Fruit flies. Only scientists love those little dudes. I was very pleased that the compost in my plastic bin had heated up very nicely. I am a constant but not very textbook composter. Put another way, I compost everything (including the kitchen waste from granny’s house) but I am terrible when it comes to altering green and brown, turning, containing, etc. I usually have a couple.of piles in varying degrees of decomposition and recently added a free plastic bin. Over the last season, I did begin covering my piles, having realized that the heavy winter rains of Oregon were keeping it so sodden I couldn’t turn it without using my entire day’s allotment of energy. Another challenge I deal with is dog, the compost-eater. Things that put in his dish would have him looking at you as if to say, “what’s up with this slop?” suddenly become irresistible in the compost pile. The bin solved this. All food goes into the bin and is unreachable by nasty (but cute) dog.
And so began an adventure. The bin filled nicely, packing down to hold a surprising amount of material. It heated nicely too with all the green material in the form of veggie trim and findings from kitchen and garden. It actually heated up! It bred a bazillion fruit flies. I could not open the cover without needing a face mask to breath, the air being so thick with frenzied fat fruit flies.
So Sunday I Googled “fruit flies compost”. Ding ding ding! Too much green (wet) material. Of course! Somewhere in my heart I knew I was creating a highly unbalanced mixture. I had noticed a gooey sludge escaping the base of the bin and had inexplicable ignored this red flag. But now that I had seen the light (and eaten a few too many fruit flies) it was time to fix this.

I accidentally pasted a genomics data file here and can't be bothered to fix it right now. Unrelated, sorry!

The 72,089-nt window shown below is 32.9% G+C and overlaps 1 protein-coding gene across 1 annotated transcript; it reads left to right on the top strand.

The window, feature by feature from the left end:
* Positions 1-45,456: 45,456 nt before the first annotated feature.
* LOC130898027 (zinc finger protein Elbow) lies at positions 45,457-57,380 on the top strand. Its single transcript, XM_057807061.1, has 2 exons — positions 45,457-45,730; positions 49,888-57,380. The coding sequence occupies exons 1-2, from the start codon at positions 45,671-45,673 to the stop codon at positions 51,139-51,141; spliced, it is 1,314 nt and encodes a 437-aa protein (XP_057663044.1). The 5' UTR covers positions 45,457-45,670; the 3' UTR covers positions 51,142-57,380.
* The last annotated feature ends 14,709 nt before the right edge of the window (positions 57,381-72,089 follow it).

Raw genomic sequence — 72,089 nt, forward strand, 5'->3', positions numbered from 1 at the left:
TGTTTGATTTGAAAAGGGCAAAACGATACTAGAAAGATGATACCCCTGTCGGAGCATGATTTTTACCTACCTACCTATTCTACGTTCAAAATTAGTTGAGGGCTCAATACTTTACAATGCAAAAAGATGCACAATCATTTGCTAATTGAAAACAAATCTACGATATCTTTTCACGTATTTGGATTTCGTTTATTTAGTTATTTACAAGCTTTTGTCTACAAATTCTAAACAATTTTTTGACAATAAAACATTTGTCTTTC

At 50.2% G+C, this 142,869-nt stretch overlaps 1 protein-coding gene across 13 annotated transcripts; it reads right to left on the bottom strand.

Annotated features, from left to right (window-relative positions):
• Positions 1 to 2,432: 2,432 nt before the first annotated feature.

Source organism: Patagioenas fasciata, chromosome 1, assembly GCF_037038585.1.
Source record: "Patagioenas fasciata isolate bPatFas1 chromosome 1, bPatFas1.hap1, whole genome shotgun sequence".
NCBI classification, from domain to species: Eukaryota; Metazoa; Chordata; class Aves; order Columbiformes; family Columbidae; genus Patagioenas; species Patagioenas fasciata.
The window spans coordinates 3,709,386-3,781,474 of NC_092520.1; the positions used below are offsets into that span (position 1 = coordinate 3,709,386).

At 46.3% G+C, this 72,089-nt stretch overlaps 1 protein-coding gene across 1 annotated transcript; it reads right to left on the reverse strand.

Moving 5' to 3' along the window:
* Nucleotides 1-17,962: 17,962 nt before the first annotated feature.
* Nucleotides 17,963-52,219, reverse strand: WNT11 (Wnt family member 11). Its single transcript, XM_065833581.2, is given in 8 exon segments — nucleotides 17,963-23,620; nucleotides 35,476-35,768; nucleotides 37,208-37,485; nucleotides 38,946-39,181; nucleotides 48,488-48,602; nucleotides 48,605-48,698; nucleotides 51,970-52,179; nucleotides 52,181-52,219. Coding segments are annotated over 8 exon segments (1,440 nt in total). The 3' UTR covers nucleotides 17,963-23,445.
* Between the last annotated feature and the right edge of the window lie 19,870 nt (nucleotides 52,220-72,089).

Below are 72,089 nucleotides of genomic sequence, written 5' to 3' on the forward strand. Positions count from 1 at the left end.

I headed out with shovel and gloves. My plan: remove the contents to a new pile, adding a generous amount of brown material throughout.
The top layer wasn’t too bad. I placed it next to the bin and added some straw from my stash. As I dug down, it got ugly. A stench rose. It was heavy with the gloppy consistency of sludge. Really gross. So I rallied hubby to gather all the paper shred he could find and to help tear into strips a couple of brown bags of newspaper.
I removed the glop little by little and added a LOT of paper and straw. I placed a few pruned apple branches on top for air flow and covered it with an old tarp to maintain some degree of moisture control. Then, I prepared the bin for another round by placing the bottom corners on bits of wood to increase drainage and airflow then starting it off with a nice layer of straw and shredded newspaper.
The plan moving forward…
Add brown material in the form of newspaper and straw as I go. (I should mention that dry leaves would also make a great addition but I used all mine this fall to squelch weeds in my perennial borders). Remove the contents to a pile after food has broken down enough to keep the dog away.
A few notes on kitchen composing my way. I start with a plastic coffee can in my kitchen counter. All coffee grounds, tea bags, veggie trims and waste, moldy bread, egg shells and any other compostable materials go in. I keep this open and empty it sometimes daily or at most every couple of days into a 5 gallon bucket on my back porch. When the bucket is full or just getting nasty, I haul it out to the compost bin. I also bring stuff home from ky grandma’s house. There, I keep a coffee can with a produce bag on the counter. When it is full, I close the bag and throw it in the chest freezer. This is so I can more cleanly deal with hauling it home and getting it into my bin but freezing also has the benefit of helping the materials break down more quickly.